US Department of Defence arms contracts

DoD Spend on Small Arms to Iraq Revealed: FPDS Database

This report is part of AOAV’s investigation into the US DoD spend on small arms, guns and ammunition from Sept 11, 2001 to Sept 10, 2015. Our research found many discrepancies between the contracts published on the DoD’s website and those found on the Federal Procurement Database System- research that can be read here. For information on what a small arm is, please see here. To understand more about US DoD contracts visit here. The investigation also included an examination of US expenditure for small arms for Iraq, which can be read here, and Afghanistan, sehere.

The FPDS is a searchable database. It records contracts from as little as $3,500, as well as all contract modifications that change previously reported data, and all task/delivery orders. The FPDS provides a comprehensive look into the contracts that have been awarded. It lists more specifically the amount that has been spent as part of a contract, any extra funds spent and even refunded amounts.

According to the DoD the FPDS contract records will include:

  • Contract number, modification number, and/or task/delivery order number
  • Obligation amount on the action
  • Base and all options value of the award (on modifications this is the net change to the base and all options value is reported)
  • A short description of what is being procured, along with the product service code (PSC) and North American Industrial Classification System (NAICS) code under which the action was solicited
  • Contract type
  • Whether the procurement included foreign military sales (FMS)
  • Number of offers received
  • Contractor name and address (also the contractor’s DUNS number)
  • Place of Performance
  • Treasury Account Symbol (TAS) Agency and Main Account (only since mid FY08)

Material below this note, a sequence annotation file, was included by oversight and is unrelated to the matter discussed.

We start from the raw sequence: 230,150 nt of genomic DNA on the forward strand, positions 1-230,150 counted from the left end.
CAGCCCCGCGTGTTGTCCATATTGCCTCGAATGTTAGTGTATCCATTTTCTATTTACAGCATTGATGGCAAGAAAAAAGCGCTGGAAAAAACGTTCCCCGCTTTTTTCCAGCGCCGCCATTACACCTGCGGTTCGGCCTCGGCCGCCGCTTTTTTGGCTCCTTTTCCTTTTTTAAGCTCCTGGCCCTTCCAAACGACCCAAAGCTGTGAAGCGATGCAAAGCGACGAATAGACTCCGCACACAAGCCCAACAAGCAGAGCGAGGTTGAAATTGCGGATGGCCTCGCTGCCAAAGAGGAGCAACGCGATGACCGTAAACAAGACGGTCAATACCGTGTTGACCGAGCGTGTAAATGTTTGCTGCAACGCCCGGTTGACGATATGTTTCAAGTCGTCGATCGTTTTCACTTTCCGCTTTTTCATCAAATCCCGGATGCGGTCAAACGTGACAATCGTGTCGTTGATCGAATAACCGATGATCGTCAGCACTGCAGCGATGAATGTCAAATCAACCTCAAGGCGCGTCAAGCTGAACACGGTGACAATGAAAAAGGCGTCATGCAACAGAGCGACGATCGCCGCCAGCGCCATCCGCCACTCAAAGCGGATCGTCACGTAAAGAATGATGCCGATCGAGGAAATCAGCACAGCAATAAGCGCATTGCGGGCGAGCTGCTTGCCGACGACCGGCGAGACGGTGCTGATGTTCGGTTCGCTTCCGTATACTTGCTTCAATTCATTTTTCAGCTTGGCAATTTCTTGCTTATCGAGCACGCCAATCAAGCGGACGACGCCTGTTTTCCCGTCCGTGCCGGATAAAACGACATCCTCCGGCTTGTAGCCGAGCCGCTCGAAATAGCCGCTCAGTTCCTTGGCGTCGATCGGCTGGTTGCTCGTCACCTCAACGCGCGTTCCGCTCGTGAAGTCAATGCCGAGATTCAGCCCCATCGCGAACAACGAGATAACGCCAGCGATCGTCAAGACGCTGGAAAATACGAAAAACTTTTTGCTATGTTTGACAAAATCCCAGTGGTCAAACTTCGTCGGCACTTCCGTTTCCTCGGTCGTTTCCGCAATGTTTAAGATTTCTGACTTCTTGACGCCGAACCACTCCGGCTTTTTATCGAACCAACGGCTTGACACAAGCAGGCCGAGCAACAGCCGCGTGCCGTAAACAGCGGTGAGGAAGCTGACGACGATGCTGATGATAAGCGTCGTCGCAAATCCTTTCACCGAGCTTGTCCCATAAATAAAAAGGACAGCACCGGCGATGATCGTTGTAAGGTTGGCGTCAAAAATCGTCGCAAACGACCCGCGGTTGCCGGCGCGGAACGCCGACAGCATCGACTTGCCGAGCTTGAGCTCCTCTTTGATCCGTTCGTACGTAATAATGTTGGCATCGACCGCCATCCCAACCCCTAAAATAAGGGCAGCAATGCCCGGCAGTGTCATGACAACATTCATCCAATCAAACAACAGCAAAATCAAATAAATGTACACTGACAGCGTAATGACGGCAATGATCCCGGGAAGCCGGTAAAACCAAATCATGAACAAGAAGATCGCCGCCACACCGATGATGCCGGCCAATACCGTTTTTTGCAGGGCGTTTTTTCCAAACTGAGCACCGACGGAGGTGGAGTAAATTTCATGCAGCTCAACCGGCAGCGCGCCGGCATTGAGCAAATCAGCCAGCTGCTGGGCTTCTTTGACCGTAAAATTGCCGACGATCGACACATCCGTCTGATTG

• Identification of multiyear contracts (see FAR 17.1)
  • Government contracting office
  • Date signed, effective date, completion date, estimated ultimate completion date (includes unexercised options), last date to order (if ordering vehicle)
  • Other data regarding competition, contractor’s socio-economic characteristics, legislative mandate data, and additional data about how the procurement was conducted (complete FPDS data dictionary v 1.4 is available at

(Note:  reporting in FPDS-NG is based on the predominant amount; meaning, for example, if there is more than one category of good or service being purchased, the coding will reflect whatever category is the largest and the entire amount of funding will be reported as being spent on that category.)

However, the FPDS it seems rarely gives detail on the type of small arm being purchased, such as whether it is an AK47, an M2, or an M16. Moreover, if the weapons are being procured for a foreign military this is often not specified.

On cross-comparison with the Department of Defense (DoD) database, it became clear that at times small arms were actually listed under very broad headings on the FPDS, such as ‘miscellaneous ammunition’ or ‘miscellaneous weaponry’. Without reference to the DoD data it was often not clear whether these contracts included small arms.

This is why AOAV used both the FPDS the DoD archives to examine small arms expenditure between September 11 2001 and September 11 2015. The FPDS gave more detail on the expense, whereas the DoD was more comprehensive in regard to award details, such as small arm type.

From AOAV’s research on the FPDS contract archives AOAV found here to be $5.4billion spent on ‘guns through 30mm’ from September 11 2001 – September 11 2015. However, only $2.6 billion could be found on the FPDS from the contracts listed on the DoD. Of this, small arms spending to Iraq through the FPDS database is valued up to $135,153,163.73; over three times the value on the DoD database. Sales to Iraq including small arms, ammunition and attachments is as high as $186,995,415.48. Again, the differences in these figures are concerning.

See here for the small arms contracts that can be found on DoD archives for small arms to Iraq and a comparison between the totals found for the contracts on the FPDS.


For the data on 14 years of DoD contracts for small arms, ammunition and attachments, please go here.